I’m moved – by, believe it or not, the fashion collection from an heir with no formal fashion training: Jamie Johnson.
I know, not another one of those! Trust me, I clicked on the headline, “Heir Line: Jamie Johnson’s Fashion Collection” on WWD this morning, with every intention to scoff. Peers like Kira Plastinina, and the Hiltons, have benchmarked my expecatations for collections coming from people with too much money and boredom on their hands, who probably see a good licensing opportunity for their surnames, too.
Then I shut up when I saw this coat. Never mind that it was menswear. I would have wanted one, season-permitting.
The collection also featured an evening suit in, get this – corduroy, the neglected cousin of…velvet, which is in the limelight this season. Does this mean he’s on the pulse of trends, especially for a fashion outsider? Or does he just have a taste for refined, old-world sensibility? Well, it’s his first collection, and much too early to say all this for sure. We’ll keep it in mind for the future. For now, it’s enough to know that these are beautiful things.
The real clincher, however, was the interview with Jamie Johnson, snippets of which I am going to transplant here, since you’ll need a subscription to read WWD:
Jamie Johnson is getting into the fashion business. The Johnson & Johnson heir, whose official career until now has been documentary filmmaking (see: “Born Rich” and “The One Percent”), is launching a line for fall called Black Sweater. Comprised mostly of outerwear, save for one tuxedo and the namesake sweater, the collection is based on Savile Row-style tailoring and fine English fabrics. WWD caught up with Johnson from his apartment-slash-showroom.
WWD: What made you want to start a fashion collection?
Jamie Johnson: I was trying to have an informal khaki cotton suit made with a tailor. One person would say, “I can’t do that, but you should meet this person.” Through the course of meeting various craftsmen and learning a little bit more about the process, I really got into it. It’s all made in New York and produced by skilled people who understand this old trade. A lot of the characters involved are really fascinating older gentlemen.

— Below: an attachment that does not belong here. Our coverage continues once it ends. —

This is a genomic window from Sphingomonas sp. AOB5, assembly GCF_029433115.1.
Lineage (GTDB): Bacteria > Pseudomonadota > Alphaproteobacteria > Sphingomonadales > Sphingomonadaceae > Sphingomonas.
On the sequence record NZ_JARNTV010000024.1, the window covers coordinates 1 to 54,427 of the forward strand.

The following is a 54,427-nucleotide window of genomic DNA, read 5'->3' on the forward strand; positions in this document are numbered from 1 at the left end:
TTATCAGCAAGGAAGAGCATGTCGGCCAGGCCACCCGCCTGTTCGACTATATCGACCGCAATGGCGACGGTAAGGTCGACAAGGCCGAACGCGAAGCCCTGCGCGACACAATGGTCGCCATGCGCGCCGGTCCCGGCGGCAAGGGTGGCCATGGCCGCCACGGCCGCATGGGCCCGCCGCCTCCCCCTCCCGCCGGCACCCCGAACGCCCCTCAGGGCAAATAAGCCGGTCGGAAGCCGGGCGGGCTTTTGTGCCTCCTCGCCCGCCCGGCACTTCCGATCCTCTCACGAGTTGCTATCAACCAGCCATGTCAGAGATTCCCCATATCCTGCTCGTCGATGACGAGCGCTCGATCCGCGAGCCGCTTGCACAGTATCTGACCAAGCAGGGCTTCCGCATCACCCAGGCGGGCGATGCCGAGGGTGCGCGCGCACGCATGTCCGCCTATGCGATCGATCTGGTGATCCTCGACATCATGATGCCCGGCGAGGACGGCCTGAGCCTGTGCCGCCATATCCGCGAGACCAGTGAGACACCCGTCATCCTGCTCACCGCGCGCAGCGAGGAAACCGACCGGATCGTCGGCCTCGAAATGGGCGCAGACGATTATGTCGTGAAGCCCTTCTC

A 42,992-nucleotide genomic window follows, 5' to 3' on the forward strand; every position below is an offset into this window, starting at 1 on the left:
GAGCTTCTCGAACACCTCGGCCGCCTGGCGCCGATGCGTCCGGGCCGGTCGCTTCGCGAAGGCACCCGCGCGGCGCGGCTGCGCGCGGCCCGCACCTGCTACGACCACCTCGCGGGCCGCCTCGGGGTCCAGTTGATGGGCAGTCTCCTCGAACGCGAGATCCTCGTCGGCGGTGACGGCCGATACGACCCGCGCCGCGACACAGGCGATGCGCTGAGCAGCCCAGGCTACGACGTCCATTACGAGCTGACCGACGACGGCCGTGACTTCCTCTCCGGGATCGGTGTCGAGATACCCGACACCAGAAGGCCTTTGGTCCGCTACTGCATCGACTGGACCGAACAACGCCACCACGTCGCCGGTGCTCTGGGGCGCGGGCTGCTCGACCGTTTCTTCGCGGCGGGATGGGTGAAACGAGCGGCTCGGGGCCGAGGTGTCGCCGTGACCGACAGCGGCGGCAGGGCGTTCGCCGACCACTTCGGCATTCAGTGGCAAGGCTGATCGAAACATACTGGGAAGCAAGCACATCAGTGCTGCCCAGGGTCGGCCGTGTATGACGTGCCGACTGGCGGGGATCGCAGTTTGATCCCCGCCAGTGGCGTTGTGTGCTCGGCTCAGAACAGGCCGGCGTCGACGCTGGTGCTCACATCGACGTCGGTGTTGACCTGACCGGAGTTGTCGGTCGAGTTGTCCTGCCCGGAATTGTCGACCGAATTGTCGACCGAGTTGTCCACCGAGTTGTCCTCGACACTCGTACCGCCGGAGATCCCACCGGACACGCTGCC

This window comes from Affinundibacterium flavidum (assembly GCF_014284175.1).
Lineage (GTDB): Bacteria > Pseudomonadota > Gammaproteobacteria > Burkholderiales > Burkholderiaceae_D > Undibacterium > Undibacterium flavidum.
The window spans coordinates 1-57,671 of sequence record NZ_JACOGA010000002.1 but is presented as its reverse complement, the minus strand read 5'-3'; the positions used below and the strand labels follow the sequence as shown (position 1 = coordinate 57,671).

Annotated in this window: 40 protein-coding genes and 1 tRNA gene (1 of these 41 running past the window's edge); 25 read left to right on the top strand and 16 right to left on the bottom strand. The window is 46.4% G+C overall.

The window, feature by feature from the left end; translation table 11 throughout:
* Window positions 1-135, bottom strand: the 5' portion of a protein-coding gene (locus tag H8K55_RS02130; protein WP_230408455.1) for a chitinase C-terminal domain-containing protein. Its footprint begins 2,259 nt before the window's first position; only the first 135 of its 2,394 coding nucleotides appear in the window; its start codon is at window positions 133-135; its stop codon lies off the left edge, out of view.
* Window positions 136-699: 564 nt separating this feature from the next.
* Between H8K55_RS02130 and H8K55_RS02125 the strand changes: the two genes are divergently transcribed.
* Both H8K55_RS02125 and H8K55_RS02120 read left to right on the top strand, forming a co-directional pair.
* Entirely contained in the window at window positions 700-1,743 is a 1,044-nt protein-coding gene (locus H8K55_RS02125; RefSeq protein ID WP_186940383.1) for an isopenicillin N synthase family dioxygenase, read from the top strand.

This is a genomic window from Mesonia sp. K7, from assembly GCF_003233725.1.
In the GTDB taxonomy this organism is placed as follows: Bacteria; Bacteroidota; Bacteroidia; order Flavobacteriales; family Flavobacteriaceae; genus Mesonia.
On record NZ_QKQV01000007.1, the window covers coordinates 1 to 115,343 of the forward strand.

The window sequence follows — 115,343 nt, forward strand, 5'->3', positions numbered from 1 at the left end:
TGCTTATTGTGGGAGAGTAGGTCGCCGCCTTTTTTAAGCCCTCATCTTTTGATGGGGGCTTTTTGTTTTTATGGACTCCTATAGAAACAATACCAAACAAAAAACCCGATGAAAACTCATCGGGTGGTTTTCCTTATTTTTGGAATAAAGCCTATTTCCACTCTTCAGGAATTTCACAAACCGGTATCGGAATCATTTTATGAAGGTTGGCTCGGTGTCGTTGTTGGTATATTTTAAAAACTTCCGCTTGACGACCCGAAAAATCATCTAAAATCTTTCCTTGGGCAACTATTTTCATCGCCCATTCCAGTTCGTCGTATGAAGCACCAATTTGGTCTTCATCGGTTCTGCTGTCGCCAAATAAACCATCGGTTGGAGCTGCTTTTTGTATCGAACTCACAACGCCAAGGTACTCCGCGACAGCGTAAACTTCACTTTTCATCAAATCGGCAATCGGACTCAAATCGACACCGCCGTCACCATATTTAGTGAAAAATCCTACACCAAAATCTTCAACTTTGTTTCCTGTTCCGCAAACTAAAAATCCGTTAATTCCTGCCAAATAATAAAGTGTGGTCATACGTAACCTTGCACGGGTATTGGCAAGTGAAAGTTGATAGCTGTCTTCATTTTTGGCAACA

WWD: So how involved are you in the design process?
J.J.: Because it’s supersmall [the line includes about six pieces for men and five for women], all the designs come from me…there weren’t any sketches necessary because all the designs come from traditional men’s formalwear. It’s not as if I’m making complicated ballgowns.
WWD: Did you get advice from anybody in the industry?
J.J.: I didn’t seek advice from many people other than the actual tailors who were making the clothing. I’m not really a fashion person. I’m approaching this from the perspective of real personal interest. I don’t think I’m trying to replicate something that other people have done in that sense.
WWD: The collection isn’t inexpensive. It wholesales from $300 to $1,500. Who do you see being your customers?
J.J.: It’s certainly high-end, and other than that, how else can I define it? I mean, it’s expensive clothing. My personal belief is there’s a market out there for it, and there are people out there who are buying clothing like this. [The coats are] very structured and substantial and the fabric is pretty heavy-duty stuff.
WWD: Would you ever consider having a presentation or show during fashion week?
J.J.: At this point, it just doesn’t seem necessary. It’s not what appeals to me about this. Really, the fun part is designing the stuff.
What moved me was his complete irreverence about fashion’s System (at least 30 looks for a collection? Pfft!), and focusing instead on 6 pieces (not even looks!) for men, 5 for women.
And I wonder, did it have to take someone who’s “not really a fashion person” to sift out the excess that fashion has reared itself on? This is the “fashion avalanche” Hedi Slimane was talking about in his style.com interview on The Future Of Fashion. In response to how some designers were designing some eight collections a year (menswear, womenswear, pre-fall, resort, couture, etc), he said:
I also don’t understand what the hell people do with all those clothes. Less would be better, and shorter collections.
It’s fair to say that Jamie Johnson’s business model (or lack of business model, even) isn’t easily replicated – how many are there like him, anyway? -nor completely relevant to fashion students who are working hard to earn their stripes.
The lesson worth taking away, really, is that whether you are technically qualified (an aspiring Hedi Slimane) or not (an aspiring Jamie Johnson), ideas need to be deeply considered and tightly edited – not a scattered burst of creative zeal. Quality beats quantity. Dump it if it’s average – chances are there are others already doing the same, so why bother? Lastly, ridding ourselves of excess is always good cost strategy, and makes for leanness and agility we can certainly use in times like these.
Meantime, I am pinning my hopes on Jamie Johnson’s label, Black Sweater, to be next in line to silence heir-line detractors the same way The Row did (although the Olsens are self-made millionaires…you know what I’m trying to get at!)
P.S: I know I left my last post on the Noughties’ Aesthetic hanging, but by the time I got round to the 2nd installment all these other blogs and websites were doing recaps of the ’00s, which just really killed the mood for me (that is my personality, unfortunately) – so until I gather the energy/momentum/motivation for it, the overview should do for now. This entry was, after all, in defence of doing less… 😉